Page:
To the extent poverty continues to delay the island’s recovery, well, that’s not perceived on the mainland as our problem.  After all, Puerto Rico is widely seen as just-barely American.  Even though the population of the island dwarfs that of several states, we don’t give Puerto Ricans representation in Congress.  Here, in Washington, people can talk about the fate of Puerto Ricans, but nobody is going to get worked up about them.  And so, like the proverbial Jewish mother (Q: “How many Jewish mothers does it take to screw in a light bulb?”  A: “Don’t worry, I’ll read in the dark.”), Puerto Ricans will continue to suffer in darkness and in silence.

What’s happened on that island is simply one of many examples of how our society deals with its poverty problem.  Plenty of families don’t pay it any mind.  As the story goes, their own ancestors came to this country poor, “picked themselves up by the bootstraps,” and now serve to illustrate how poor people have only themselves to blame.  We’ve all heard that attitude expressed; it makes me wince every time I hear it.   And worst of all is to listen to the silver-spooners – the individuals who come from money, pretty much screw around throughout their childhood and young-adulthood, and yet make condescending judgments upon any of their poor counterparts who don’t behave like paragons of virtue and mold their biographies into Horatio Alger stories.   Our nation’s poor must negotiate an obstacle course filled with drugs, violent crime, and incarceration, not to mention burnout teachers.  And, like the Puerto Ricans without power, they must suffer in silence, for just about nobody on the “mainland” – meaning outside their own enclaves – seems to get worked up about their plight.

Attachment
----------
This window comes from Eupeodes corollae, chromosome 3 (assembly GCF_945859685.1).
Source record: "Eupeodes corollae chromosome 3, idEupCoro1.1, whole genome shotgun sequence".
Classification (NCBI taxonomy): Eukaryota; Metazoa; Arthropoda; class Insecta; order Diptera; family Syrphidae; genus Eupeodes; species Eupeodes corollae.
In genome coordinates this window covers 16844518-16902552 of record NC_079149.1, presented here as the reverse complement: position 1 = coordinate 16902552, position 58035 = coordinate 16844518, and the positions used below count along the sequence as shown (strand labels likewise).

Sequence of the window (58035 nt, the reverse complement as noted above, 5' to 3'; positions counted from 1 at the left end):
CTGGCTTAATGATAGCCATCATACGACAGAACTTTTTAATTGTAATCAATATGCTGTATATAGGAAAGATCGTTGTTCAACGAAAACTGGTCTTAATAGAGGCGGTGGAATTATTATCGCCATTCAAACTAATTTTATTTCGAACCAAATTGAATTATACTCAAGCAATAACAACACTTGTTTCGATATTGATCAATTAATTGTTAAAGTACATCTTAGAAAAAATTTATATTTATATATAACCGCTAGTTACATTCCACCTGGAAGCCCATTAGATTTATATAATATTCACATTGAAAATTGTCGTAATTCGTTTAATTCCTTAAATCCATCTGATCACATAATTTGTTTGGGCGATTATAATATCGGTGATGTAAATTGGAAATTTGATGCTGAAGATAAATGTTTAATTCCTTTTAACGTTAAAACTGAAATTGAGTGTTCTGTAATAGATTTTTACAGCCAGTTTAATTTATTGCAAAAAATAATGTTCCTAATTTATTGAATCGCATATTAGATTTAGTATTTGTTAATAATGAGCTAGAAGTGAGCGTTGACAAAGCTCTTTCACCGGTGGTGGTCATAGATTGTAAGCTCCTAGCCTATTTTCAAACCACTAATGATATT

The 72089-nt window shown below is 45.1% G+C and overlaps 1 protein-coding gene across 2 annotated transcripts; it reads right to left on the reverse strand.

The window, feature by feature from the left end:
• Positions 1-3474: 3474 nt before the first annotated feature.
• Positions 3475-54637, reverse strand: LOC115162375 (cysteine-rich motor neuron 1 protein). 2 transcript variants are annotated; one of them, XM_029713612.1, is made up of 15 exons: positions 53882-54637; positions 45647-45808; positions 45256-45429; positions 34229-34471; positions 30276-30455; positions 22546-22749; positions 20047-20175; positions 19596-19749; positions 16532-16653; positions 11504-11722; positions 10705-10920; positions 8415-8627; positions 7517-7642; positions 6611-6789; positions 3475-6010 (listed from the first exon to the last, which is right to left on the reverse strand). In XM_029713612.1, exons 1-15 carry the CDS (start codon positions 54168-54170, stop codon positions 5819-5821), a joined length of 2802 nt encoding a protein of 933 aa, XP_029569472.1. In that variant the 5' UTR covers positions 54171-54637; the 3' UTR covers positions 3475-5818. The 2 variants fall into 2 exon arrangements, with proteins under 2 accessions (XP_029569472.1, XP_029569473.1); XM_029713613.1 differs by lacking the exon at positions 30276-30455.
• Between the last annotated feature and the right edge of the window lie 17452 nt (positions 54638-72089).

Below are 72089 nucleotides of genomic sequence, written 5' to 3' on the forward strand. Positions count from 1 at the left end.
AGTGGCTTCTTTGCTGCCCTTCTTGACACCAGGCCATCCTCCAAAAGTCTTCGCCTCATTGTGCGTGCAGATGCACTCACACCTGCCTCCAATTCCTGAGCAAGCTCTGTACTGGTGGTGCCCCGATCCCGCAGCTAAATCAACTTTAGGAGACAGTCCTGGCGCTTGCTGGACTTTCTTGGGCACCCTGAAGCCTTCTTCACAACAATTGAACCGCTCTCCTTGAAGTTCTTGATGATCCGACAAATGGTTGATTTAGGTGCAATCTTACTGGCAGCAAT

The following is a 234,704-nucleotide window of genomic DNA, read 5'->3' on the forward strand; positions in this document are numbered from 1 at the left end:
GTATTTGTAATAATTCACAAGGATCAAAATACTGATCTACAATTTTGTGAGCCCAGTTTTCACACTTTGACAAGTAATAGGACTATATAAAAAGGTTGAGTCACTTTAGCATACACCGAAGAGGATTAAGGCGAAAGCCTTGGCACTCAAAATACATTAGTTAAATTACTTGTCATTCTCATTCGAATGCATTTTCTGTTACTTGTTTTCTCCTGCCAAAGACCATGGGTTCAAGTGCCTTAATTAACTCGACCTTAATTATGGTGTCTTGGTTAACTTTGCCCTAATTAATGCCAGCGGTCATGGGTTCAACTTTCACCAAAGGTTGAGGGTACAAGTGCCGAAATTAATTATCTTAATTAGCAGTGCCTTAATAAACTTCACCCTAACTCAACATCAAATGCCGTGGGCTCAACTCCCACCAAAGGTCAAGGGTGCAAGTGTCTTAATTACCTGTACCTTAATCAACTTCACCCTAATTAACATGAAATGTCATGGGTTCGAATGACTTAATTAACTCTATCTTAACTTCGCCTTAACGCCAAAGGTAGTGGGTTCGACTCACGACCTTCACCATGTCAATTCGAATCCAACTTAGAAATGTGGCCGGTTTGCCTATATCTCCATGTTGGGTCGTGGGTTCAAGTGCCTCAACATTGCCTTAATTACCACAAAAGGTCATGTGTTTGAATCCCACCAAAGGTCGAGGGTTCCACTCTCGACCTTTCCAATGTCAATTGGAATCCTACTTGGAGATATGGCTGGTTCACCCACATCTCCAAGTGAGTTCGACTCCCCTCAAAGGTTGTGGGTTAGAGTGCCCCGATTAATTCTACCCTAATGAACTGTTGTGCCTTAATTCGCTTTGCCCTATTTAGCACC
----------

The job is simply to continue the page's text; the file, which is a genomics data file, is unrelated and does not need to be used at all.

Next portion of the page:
Believe me, some of us may not see the consequences of poverty, but we all feel them.  We feel them in the overall economic productivity of our society.  We feel them in the burdens on our health care system.  And we even feel them in ways that most of us can’t even imagine, including something as seemingly far afield as anti-Semitism.

I was reading this morning about different African-American leaders who have expressed support over the years for Louis Farrakhan, the virulent and blatant Jew-hater who has headed up the Nation of Islam.  It is glib to attribute Farrakhan’s popularity primarily to his anti-Semitism.  More likely, Farrakhan and his organization have capitalized on the fact that they work diligently to serve poor communities in an era when most public leaders behave as if the poor don’t even exist.  In other words, our collective amnesia on the topic of poverty has created a vacuum and Farrakhan and his minions have filled it.   Then, when he spews bile about Jews, the same people who don’t otherwise ignore poverty will ignore his anti-Semitism (which is seen as less important than his positive work).  This is one reason why Jews are increasingly hated not only by the alt-right but also by the hard-left.   If we confront poverty, much of this goes away.